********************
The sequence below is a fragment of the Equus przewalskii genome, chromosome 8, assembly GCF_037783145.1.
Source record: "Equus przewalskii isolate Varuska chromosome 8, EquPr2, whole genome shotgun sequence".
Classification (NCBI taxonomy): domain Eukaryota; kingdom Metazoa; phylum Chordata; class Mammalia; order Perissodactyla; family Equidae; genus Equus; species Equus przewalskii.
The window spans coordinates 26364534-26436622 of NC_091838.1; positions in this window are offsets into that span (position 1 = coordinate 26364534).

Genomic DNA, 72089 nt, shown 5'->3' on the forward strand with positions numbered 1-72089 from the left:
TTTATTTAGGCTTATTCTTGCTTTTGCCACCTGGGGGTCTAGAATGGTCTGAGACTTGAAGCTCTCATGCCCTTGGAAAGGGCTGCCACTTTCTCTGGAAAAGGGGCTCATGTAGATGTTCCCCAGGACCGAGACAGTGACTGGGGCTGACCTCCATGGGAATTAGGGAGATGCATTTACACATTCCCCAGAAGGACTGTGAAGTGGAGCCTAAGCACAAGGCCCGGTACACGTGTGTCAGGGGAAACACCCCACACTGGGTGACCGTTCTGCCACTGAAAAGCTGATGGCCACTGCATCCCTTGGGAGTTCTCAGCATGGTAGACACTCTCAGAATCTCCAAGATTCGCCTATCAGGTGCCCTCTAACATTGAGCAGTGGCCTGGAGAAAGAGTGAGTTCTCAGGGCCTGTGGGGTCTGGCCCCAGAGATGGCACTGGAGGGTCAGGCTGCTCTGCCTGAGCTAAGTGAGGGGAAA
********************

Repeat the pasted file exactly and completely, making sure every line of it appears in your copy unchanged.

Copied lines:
The sequence below is a fragment of the Equus przewalskii genome, chromosome 8, assembly GCF_037783145.1.
Source record: "Equus przewalskii isolate Varuska chromosome 8, EquPr2, whole genome shotgun sequence".
Classification (NCBI taxonomy): domain Eukaryota; kingdom Metazoa; phylum Chordata; class Mammalia; order Perissodactyla; family Equidae; genus Equus; species Equus przewalskii.
The window spans coordinates 26364534-26436622 of NC_091838.1; positions in this window are offsets into that span (position 1 = coordinate 26364534).

Genomic DNA, 72089 nt, shown 5'->3' on the forward strand with positions numbered 1-72089 from the left:
TTTATTTAGGCTTATTCTTGCTTTTGCCACCTGGGGGTCTAGAATGGTCTGAGACTTGAAGCTCTCATGCCCTTGGAAAGGGCTGCCACTTTCTCTGGAAAAGGGGCTCATGTAGATGTTCCCCAGGACCGAGACAGTGACTGGGGCTGACCTCCATGGGAATTAGGGAGATGCATTTACACATTCCCCAGAAGGACTGTGAAGTGGAGCCTAAGCACAAGGCCCGGTACACGTGTGTCAGGGGAAACACCCCACACTGGGTGACCGTTCTGCCACTGAAAAGCTGATGGCCACTGCATCCCTTGGGAGTTCTCAGCATGGTAGACACTCTCAGAATCTCCAAGATTCGCCTATCAGGTGCCCTCTAACATTGAGCAGTGGCCTGGAGAAAGAGTGAGTTCTCAGGGCCTGTGGGGTCTGGCCCCAGAGATGGCACTGGAGGGTCAGGCTGCTCTGCCTGAGCTAAGTGAGGGGAAA